Talk to Your Teen Drivers About the “5 to Drive”
Learning to drive is very exciting for teens, and a driver’s license is a giant step toward independence. But when a teen driver is getting ready to hit the road, a parent’s job isn’t done. In fact, talking to your kids about the dangers of driving is one of the best things you can do to keep them safe. Tragically, many parents just assume their teens get this information elsewhere, so they don’t have the conversation. October 19-25 is Teen Driver Safety Week, and it’s a great time for you to talk to your teen driver about the risks he faces.
Motor vehicle crashes are the leading cause of death for teens 14-18 in America. In 2012 alone, 2,055 teen drivers were involved in fatal crashes, and 859 died.
Every parent should talk to their teens about the rules of safe driving, but a recent survey shows that only 25 percent of parents have done so. It can be difficult to talk to teens about anything, let alone a serious topic like safe driving. Many parents don’t know what to say, or give up if they feel like they’re not being heard. In order to provide you with the tools, resources, and words you need to keep your teens safe, the National Highway Traffic Safety Administration teamed up with state and local highway safety and law enforcement organizations on the teen driver safety campaign “5 to Drive”. The education and awareness campaign identifies the five most important rules all teen drivers need to follow.
5 to Drive
Get the facts and start talking to your teen about the “5 to Drive,” and Set the Rules Before They Hit the Road.
- No Drinking and Driving. Compared with other age groups, teen drivers are at a greater risk of death in alcohol-related crashes, even though they’re too young to legally buy or possess alcohol. Nationally in 2012, 28 percent of the young drivers (15 to 20 years old) killed in crashes had a blood alcohol concentration (BAC) of .01 grams per deciliter (g/dL) or higher.
- Buckle Up. Every Trip. Every Time. Front Seat and Back. In 2012, of all the young (15- to 20-year-old) passenger vehicle drivers killed in crashes, more than half (55%) of those killed were not wearing seat belts.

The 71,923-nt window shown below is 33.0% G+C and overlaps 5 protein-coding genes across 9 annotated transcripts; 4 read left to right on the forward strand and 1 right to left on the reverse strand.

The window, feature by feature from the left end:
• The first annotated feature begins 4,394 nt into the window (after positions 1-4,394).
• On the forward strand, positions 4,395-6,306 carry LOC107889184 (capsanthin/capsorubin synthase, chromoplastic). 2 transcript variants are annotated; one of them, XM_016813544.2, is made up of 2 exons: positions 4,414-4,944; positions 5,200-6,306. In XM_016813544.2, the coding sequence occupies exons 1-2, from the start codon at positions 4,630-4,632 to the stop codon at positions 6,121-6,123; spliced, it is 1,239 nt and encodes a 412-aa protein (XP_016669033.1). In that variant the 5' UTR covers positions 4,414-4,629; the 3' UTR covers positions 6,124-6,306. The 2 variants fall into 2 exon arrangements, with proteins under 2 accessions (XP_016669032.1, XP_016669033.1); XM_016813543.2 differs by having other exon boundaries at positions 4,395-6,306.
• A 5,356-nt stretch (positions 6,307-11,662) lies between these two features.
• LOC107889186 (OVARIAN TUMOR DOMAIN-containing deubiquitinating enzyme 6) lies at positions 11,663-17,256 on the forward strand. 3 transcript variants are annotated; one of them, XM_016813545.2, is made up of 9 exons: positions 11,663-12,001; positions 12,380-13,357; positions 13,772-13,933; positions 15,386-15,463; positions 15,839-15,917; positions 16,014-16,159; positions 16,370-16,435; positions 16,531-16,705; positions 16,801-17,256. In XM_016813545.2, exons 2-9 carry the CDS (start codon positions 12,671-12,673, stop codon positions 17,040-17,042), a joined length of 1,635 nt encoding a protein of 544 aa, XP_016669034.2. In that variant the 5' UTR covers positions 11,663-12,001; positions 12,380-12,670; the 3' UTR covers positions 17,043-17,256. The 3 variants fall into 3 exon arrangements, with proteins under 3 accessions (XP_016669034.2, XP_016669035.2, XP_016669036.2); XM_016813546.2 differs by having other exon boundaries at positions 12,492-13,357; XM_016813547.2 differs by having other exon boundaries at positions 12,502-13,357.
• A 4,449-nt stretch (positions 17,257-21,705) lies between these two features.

- Put It Down. One Text or Call Could Wreck It All. In 2012, among drivers 15 to 19 years old who were distracted in fatal crashes, nearly 1 in 5 were distracted by their phones. This age group had the highest percentage of drivers distracted by phone use.
- Stop Speeding Before It Stops You. In 2012, speeding was a factor in almost half (48%) of the crashes that killed 15- to 20-year-old drivers. By comparison, 30 percent of all fatal crashes that year involved speeding.
- No More Than One Passenger at a Time. Extra passengers for a teen driver can lead to disastrous results. Research shows that the risk of a fatal crash goes up in direct relation to the number of teens in a car. The likelihood of teen drivers engaging in risky behavior triples when traveling with multiple passengers.
Distracted Driving Prevention Summit
Also this week, On Monday, October 20th, NOYS (National Organizations for Youth Safety) will be holding the National Teen Distracted Driving Prevention Summit. Teen leaders from across the country will learn from other teens on how to engage their peers, parents, and policymakers on the issue of distracted driving and end this deadly activity.
In today’s technological society, it has never been easier to access the wealth of resources available on how to have this important conversation. Below are a few suggestions.
- I Know Everything. IKnowEverything is a comprehensive effort focusing on the issues of drunk driving and distracted driving. It reminds parents that they have the most impact on their teen’s driving behaviors.
- It Can Wait. ItCanWait is a no-texting-while-driving campaign concentrating its message on today’s young drivers. The campaign promotes the deadly consequences of texting and driving and asks youth everywhere to share the message that any text can wait while driving. Parents can help support their teens in sharing this lifesaving message.
- Not So Fast: Parenting Your Teens Through the Dangers of Driving. In his book Not So Fast: Parenting Your Teen Through the Dangers of Driving, Tim Hollister notes that: “For teens, the dangers start at “at risk” and go up from there.” He points to the inexperience of teen drivers as well as a number of other factors that come into play. Mr. Hollister uses both research and his personal experience to provide great information for parents and their role in supervising a teen driver and reducing the risks.
For more information about Teen Driver Safety Week and the “5 to Drive” campaign visit www.safercar.gov/parents.
Have A Conversation
Please take the time and talk to your kids—this week and every week—about how to be smart and safe behind the wheel. You can make a difference.
Do you have any suggestions on what has worked for you in having this vital conversation? Let me know in the comments below.